Toronto city workers strike possible
A strike by 22,000 Toronto municipal workers appeared imminent Sunday as a union leader said contract talks with city negotiators had been fruitless.
A walkout, the first since a bitter, six-week strike in 2002, could start as early as midnight Sunday if the two sides can’t find common ground, the Toronto Sun reported.
A strike by members of Locals 70 and 416 of the Canadian Union of Public Employees would affect city garbage collection, ferry schedules, daycare centers and events on public property. Emergency services would continue as usual, the newspaper said.
Hopefully there will be significant progress, but at this point, I’m not very hopeful, said Hugh Ferguson, president of Local 416, before the resumption of talks.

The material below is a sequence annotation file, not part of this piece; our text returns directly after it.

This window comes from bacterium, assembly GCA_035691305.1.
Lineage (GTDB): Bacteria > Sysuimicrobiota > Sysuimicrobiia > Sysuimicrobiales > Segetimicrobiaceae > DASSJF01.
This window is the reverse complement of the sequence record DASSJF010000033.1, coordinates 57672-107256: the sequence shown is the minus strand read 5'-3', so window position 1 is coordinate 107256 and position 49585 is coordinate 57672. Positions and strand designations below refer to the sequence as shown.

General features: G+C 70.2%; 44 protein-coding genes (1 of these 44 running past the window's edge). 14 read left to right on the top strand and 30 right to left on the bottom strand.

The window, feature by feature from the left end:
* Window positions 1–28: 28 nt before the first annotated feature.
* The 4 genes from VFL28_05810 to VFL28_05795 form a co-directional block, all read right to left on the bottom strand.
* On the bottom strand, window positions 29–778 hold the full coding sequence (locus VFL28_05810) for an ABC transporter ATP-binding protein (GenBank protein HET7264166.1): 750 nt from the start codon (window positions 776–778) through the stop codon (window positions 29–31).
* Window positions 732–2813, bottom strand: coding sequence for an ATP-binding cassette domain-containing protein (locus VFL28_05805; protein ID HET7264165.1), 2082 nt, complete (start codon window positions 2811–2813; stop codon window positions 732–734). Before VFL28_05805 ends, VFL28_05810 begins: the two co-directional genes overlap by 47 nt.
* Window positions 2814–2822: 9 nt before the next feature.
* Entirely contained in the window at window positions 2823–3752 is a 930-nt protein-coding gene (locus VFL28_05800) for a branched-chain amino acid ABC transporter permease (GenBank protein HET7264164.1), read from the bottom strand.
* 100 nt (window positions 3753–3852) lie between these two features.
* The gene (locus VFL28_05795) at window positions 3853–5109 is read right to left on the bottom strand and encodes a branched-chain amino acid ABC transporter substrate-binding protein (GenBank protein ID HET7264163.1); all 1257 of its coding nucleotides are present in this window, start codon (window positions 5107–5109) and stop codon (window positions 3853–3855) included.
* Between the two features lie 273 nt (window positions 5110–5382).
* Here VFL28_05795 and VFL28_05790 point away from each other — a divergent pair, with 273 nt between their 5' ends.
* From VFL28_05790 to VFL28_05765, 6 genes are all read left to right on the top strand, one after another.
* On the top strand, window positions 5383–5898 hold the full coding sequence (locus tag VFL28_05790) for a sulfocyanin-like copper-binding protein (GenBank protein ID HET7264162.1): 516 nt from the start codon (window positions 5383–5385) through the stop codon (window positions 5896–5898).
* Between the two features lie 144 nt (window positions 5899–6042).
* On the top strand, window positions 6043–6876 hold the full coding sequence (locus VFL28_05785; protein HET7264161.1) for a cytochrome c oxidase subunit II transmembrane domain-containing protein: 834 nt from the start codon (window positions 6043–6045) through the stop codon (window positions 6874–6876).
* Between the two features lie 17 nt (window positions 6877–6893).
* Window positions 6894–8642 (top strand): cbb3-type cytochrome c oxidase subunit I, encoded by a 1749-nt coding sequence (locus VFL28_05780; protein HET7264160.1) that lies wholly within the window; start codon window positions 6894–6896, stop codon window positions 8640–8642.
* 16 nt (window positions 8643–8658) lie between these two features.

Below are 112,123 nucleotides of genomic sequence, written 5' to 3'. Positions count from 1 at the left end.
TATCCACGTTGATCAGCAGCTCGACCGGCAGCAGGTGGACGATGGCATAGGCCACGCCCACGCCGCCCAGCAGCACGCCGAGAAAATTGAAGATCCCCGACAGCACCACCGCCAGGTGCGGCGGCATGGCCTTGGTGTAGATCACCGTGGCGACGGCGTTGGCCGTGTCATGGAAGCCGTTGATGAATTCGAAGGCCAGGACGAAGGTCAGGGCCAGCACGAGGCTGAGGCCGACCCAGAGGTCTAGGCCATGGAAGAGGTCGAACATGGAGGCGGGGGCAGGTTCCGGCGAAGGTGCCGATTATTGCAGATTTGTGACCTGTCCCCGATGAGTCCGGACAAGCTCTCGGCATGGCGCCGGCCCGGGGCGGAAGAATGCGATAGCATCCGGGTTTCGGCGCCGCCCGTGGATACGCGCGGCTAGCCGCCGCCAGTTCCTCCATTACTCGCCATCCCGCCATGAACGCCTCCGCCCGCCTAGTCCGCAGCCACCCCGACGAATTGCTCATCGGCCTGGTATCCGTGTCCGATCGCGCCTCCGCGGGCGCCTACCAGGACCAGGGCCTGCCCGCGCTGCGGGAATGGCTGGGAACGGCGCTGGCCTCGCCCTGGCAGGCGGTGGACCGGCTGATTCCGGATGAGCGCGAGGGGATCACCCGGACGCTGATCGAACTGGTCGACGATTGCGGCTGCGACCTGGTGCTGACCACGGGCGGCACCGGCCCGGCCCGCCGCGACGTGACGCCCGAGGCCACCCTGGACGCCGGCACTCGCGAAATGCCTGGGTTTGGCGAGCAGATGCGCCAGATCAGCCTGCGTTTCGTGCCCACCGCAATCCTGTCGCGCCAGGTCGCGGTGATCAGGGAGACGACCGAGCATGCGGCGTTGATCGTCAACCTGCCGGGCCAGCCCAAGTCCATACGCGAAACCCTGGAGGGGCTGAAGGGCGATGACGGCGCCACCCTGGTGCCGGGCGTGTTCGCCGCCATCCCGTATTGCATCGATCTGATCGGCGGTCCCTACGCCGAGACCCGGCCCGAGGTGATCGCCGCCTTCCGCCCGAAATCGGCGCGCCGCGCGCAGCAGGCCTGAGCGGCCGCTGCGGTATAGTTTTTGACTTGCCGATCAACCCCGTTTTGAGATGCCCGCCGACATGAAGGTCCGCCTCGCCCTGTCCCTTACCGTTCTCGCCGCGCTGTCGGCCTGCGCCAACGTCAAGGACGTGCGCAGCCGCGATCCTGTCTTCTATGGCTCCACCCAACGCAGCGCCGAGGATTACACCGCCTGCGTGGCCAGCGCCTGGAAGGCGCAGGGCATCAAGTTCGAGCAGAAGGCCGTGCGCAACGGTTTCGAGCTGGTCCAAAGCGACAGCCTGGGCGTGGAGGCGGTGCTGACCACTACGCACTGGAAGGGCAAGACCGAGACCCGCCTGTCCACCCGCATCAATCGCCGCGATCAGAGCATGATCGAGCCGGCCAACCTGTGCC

Otherwise we’ll be on strike. The deadline is firm.
The employees, who so far have rejected concessions sought by the city, have been working without a contract since Dec. 31. A key obstacle to a settlement is the city’s demand that newer hires be allowed to replace senior employees, who would be ineligible to apply for new jobs. Money, sick leave, seniority and sick days are other major issues.
We’re making some progress but we’re still far apart, Ferguson said.
Senior city spokesman Kevin Sack said the unions were forcing a strike.
We expect to reach an agreement … that’s our main focus, he said Saturday.
The city believes a strike is unnecessary. The union does not have to strike.